Can cosmetic brands afford to opt out of China over animal testing?

By Michelle Yeomans

- Last updated on GMT

Can cosmetic brands afford to opt out of China over animal testing?

Related tags China

While the ruling to end mandatory animal testing for most cosmetics in China came as good news on June 30 - the law only refers to domestic firms, meaning international ‘cruelty free’ brands were faced with having to go against company policy or miss out on the profitable markets.

Asia's beauty sector has become quite lucrative for Western brands, however they have been faced with the challenge of holding onto cruelty free claims while also being able to take a piece of China’s $26.3 bn cosmetics market.

Brands like Urban Decay have had to pull out of the country at the last minute, after coming under fire due to its conflicting animal testing policy.

An Urban Decay spokesperson said at the time; “While several factors were important in reaching this decision, ultimately we did not feel we could comply with current regulations in China and remain true to our core principles​.”

Companies well known for their anti-animal testing claims like The Body Shop, initially invested in stores in China’s airports, as products sold there weren’t subject to the same requirements for general sales.

However, the global giant pulled out after getting wind of news that they may be subject to post-market animal testing.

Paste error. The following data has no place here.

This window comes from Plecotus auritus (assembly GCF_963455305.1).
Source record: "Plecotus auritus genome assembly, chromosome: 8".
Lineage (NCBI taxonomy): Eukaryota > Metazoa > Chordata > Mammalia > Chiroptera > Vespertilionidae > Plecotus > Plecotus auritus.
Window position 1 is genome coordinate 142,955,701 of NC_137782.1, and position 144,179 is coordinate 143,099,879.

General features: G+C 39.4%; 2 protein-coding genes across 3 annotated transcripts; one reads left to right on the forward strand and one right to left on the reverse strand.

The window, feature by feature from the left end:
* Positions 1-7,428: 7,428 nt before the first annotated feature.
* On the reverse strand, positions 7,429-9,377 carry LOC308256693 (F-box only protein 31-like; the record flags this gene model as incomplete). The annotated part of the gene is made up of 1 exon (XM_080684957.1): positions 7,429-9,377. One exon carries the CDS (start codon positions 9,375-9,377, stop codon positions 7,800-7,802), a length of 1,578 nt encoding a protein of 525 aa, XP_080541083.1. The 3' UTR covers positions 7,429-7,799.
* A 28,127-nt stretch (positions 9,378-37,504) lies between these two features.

Cosmetic giants like Avon and Estee Lauder were removed from PETA’s list of cruelty-free companies, as a result of submitting to Chinese animal testing.

Expert says big brands cannot afford to miss out


Although foreign firms still have to submit their cosmetics for animal testing before selling them in China, experts say this law is just a phase in an on-going process, which will eventually include imported products and certain ‘special use’ cosmetics as well.

"There are regulations, and unless you want to skip the Chinese market, you have to comply! Small, niche companies can skip and make a claim about it, bigger companies cannot afford not to be present​," Alain Khaiat, industry veteran and President of Seers Consulting tells

Khaiat adds that while the new regulation applies to 'normal cosmetics' manufactured in China, it does not specify that the company must be Chinese.

"Many foreign companies have set up manufacturing in China and they now benefit from the new amendment. The industry needs to look at the longer term​," he tells this publication.

So, if you sell a shampoo: have it made locally; for whitening products there is no escape though," ​the regional expert concludes.

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